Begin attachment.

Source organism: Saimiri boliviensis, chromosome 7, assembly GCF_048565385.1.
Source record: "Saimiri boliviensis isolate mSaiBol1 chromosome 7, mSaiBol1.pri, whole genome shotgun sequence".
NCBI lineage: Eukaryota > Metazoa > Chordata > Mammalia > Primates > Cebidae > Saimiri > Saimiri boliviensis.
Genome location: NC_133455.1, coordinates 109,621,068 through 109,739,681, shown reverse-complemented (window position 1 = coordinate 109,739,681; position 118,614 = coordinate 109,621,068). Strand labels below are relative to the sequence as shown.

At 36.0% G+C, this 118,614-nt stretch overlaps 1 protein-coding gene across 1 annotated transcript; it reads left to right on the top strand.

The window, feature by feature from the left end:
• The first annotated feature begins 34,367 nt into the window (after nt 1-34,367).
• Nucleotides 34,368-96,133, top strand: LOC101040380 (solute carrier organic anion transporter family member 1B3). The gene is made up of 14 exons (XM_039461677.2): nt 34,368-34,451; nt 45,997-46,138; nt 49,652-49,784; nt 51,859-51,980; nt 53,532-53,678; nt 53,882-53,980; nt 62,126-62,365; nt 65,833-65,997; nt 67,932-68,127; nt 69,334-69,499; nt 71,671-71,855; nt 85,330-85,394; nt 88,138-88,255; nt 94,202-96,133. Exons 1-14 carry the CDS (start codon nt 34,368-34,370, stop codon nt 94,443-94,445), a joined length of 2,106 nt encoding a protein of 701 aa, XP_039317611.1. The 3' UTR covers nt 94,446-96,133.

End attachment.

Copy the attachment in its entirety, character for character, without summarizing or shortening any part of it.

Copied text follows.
Source organism: Saimiri boliviensis, chromosome 7, assembly GCF_048565385.1.
Source record: "Saimiri boliviensis isolate mSaiBol1 chromosome 7, mSaiBol1.pri, whole genome shotgun sequence".
NCBI lineage: Eukaryota > Metazoa > Chordata > Mammalia > Primates > Cebidae > Saimiri > Saimiri boliviensis.
Genome location: NC_133455.1, coordinates 109,621,068 through 109,739,681, shown reverse-complemented (window position 1 = coordinate 109,739,681; position 118,614 = coordinate 109,621,068). Strand labels below are relative to the sequence as shown.

At 36.0% G+C, this 118,614-nt stretch overlaps 1 protein-coding gene across 1 annotated transcript; it reads left to right on the top strand.

The window, feature by feature from the left end:
• The first annotated feature begins 34,367 nt into the window (after nt 1-34,367).
• Nucleotides 34,368-96,133, top strand: LOC101040380 (solute carrier organic anion transporter family member 1B3). The gene is made up of 14 exons (XM_039461677.2): nt 34,368-34,451; nt 45,997-46,138; nt 49,652-49,784; nt 51,859-51,980; nt 53,532-53,678; nt 53,882-53,980; nt 62,126-62,365; nt 65,833-65,997; nt 67,932-68,127; nt 69,334-69,499; nt 71,671-71,855; nt 85,330-85,394; nt 88,138-88,255; nt 94,202-96,133. Exons 1-14 carry the CDS (start codon nt 34,368-34,370, stop codon nt 94,443-94,445), a joined length of 2,106 nt encoding a protein of 701 aa, XP_039317611.1. The 3' UTR covers nt 94,446-96,133.